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June 4, 2024 Censorship/Surveillance Global Threats News

Global Threats

WHO Passes ‘Watered-down’ IHR Amendments, Plans to Revisit Pandemic Treaty ‘Within a Year’

The WHO passed a set of revisions to the International Health Regulations just before its June 1 deadline, in an outcome the agency described as “historic.” But critics also claimed victory, pointing out that the approved version lacks most of the proposals opposed by health freedom activists.

International Health Regulations and WHO logo

The World Health Organization (WHO) passed a set of revisions to the International Health Regulations (IHR) just before its June 1 deadline, in an outcome the agency described as “historic.”

But some critics of the amendments called it a pyrrhic victory for the WHO, noting that the approved amendments lack most of the proposals opposed by health freedom activists, who cited risks to national sovereignty and personal liberties and said the original proposals promoted a digital ID scheme.

In its announcement following the conclusion of the World Health Assembly, held last week in Geneva, Switzerland, the WHO said that the amendments “ensure comprehensive, robust systems are in place in all countries to protect the health and safety of all people everywhere from the risk of future outbreaks and pandemics.”

Negotiators did not agree on a final draft of the “pandemic agreement” — or “pandemic treaty” — but made “concrete commitments to completing negotiations on a global pandemic agreement within a year, at the latest,” the WHO stated.

According to the Geneva Health Files, the adoption of the IHR amendments is a “momentous” outcome and “a testimony to multilateralism” — though this result was also described as “a big win for the United States, among others, who spearheaded the amendments’ process in 2021.”

But for health freedom activist Dr. Meryl Nass, an internist and founder of Door to Freedom, an organization that lobbied against the WHO proposals, the outcome of this year’s World Health Assembly “was a huge win.”

“The globalists got essentially nothing that was important to them,” Nass wrote on Substack. “They will keep trying. We will keep stopping them. The meeting just ended. The Pandemic Treaty is to be negotiated for another year. So we can’t let up but we won the first round.”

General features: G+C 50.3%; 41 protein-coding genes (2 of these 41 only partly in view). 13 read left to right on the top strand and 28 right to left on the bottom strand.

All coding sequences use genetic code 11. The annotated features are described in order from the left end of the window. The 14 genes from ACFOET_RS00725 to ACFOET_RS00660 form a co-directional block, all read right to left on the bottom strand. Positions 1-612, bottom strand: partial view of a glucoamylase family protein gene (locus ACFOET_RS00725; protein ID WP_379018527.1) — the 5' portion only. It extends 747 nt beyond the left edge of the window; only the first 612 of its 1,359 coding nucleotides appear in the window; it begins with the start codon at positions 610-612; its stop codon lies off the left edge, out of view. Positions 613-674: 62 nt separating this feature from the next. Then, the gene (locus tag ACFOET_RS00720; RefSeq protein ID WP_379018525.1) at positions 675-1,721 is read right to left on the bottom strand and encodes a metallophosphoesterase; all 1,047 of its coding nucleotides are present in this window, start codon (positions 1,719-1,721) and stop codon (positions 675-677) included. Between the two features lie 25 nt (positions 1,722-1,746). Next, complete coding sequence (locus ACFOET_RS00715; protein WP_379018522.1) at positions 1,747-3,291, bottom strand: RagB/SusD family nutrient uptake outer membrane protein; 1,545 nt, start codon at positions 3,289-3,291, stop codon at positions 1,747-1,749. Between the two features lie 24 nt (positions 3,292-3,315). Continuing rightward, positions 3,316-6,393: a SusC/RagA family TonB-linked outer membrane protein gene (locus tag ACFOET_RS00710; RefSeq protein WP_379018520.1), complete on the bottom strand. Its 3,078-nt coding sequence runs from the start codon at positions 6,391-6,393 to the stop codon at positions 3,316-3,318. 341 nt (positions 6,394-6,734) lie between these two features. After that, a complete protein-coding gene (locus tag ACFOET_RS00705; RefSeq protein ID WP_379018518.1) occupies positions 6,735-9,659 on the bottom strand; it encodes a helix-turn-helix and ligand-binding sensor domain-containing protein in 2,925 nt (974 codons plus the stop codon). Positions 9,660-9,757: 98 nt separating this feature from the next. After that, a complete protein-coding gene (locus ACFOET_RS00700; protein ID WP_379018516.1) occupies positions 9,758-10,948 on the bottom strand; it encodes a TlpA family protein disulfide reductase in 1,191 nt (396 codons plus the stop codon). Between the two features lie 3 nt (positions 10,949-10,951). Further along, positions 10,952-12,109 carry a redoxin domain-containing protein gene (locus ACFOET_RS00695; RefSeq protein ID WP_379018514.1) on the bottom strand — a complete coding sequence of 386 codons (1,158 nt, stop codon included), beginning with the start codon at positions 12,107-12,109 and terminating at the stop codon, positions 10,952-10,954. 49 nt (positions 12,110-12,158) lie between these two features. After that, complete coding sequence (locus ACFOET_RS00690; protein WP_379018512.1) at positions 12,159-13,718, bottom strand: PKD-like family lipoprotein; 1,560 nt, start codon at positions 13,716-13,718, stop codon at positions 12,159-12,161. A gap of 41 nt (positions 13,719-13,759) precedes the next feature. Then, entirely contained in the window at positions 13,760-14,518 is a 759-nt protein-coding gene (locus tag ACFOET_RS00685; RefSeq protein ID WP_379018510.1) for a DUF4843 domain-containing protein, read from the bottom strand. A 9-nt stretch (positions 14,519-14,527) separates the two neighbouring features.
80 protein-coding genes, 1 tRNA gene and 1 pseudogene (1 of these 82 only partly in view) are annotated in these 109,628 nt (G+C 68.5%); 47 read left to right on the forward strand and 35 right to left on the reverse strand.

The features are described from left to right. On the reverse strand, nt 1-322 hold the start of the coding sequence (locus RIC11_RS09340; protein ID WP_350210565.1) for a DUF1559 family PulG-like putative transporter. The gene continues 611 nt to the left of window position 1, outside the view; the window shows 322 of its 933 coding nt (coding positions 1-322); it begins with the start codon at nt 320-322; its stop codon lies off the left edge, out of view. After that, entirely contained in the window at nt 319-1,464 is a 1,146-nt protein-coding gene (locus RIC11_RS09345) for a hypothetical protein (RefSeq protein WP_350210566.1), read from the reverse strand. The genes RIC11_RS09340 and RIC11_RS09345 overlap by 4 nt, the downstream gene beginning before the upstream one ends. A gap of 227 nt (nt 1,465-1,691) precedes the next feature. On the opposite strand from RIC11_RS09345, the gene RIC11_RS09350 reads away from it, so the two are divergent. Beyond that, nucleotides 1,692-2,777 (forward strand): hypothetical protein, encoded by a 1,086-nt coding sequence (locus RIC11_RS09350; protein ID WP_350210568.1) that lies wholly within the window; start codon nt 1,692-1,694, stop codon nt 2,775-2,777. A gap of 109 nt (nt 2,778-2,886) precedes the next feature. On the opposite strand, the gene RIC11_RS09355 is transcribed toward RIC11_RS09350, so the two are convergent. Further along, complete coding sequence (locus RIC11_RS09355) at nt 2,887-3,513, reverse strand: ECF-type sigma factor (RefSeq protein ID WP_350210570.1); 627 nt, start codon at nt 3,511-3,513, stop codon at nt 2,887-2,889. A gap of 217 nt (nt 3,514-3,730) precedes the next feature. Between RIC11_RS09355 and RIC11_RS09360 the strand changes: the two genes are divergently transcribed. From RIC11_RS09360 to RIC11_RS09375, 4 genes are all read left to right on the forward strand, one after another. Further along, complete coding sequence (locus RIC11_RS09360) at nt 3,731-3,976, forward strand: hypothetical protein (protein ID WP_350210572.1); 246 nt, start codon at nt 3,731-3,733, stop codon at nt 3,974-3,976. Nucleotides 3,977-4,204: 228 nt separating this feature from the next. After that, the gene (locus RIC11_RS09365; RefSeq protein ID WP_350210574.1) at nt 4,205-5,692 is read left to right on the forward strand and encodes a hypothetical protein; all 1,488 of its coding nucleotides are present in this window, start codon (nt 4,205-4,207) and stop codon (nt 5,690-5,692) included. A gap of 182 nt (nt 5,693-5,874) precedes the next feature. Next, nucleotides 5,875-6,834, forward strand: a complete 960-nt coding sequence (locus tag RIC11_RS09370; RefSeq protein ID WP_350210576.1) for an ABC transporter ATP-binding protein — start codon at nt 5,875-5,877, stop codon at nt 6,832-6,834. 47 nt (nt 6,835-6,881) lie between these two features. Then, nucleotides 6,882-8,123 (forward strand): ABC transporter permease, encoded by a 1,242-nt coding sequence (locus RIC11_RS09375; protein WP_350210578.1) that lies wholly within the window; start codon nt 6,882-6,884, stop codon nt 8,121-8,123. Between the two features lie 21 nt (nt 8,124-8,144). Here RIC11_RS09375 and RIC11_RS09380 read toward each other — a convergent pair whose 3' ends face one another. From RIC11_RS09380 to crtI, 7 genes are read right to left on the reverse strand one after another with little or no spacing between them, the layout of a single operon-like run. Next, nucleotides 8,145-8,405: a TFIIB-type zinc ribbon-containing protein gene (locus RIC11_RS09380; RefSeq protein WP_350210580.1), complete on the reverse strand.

Noting that many of the most restrictive proposals did not make the final set of amendments, Nass wrote the World Health Assembly “had to adopt something to save face, and it had become apparent to the globalists that they would not do any better if they delayed a decision.”

“The pandemic treaty will continue to be negotiated, but it has been mostly defanged too,” Nass added. “We will remain vigilant. We will continue to educate about pandemic preparedness.”

Speaking at a press conference in Geneva on Saturday, Swiss attorney Philipp Kruse said that the IHR amendments, even in their watered-down form, were the product of pressure from the U.S.

“There were intense negotiations going on late into this night under the tremendous pressure of the representatives of the United States to come to a conclusion,” Kruse said.

During the same press conference, Shabnam Palesa Mohamed, executive director of Children’s Health Defense (CHD) Africa and founder of Transformative Health Justice, said many WHO member states complained about “being rushed” or “being threatened that they have to come out of this process with the IHR amendments being signed.”

But experts also noted that despite adopting a diluted version of the IHR amendments, further negotiations don’t appear to be in the cards.

Speaking to The Defender after Saturday’s press conference, Kruse said, “The mandate for providing these two legal instruments for a vote to the World Health Assembly has been terminated.”

For Steve Kirsch, founder of the Vaccine Safety Research Foundation, the outcome resulted from grassroots pressure on a global scale, which led some nations to balk at the full set of proposals in the two documents.

Maria Hubmer Mogg, a candidate from Austria in this week’s European parliamentary elections, agreed. She told The Defender that “people are waking up” worldwide. As a result, WHO negotiators and proponents of the two proposals are “pulling back and then they’re trying again.”

“This is part of the pushback that I believe will ultimately result in the failure of this WHO assault on sovereignty and freedom more generally,” Frank Gaffney, founder and executive chairman of the Center for Security Policy, told The Defender.

Speaking at a rally in Geneva on Saturday opposing the two documents, Joana Amaral Dias, a candidate from Portugal in the European parliamentary elections, told The Defender “The people that are here are the seeds of change. They’ve managed — we have managed — to stop the pandemic treaty.”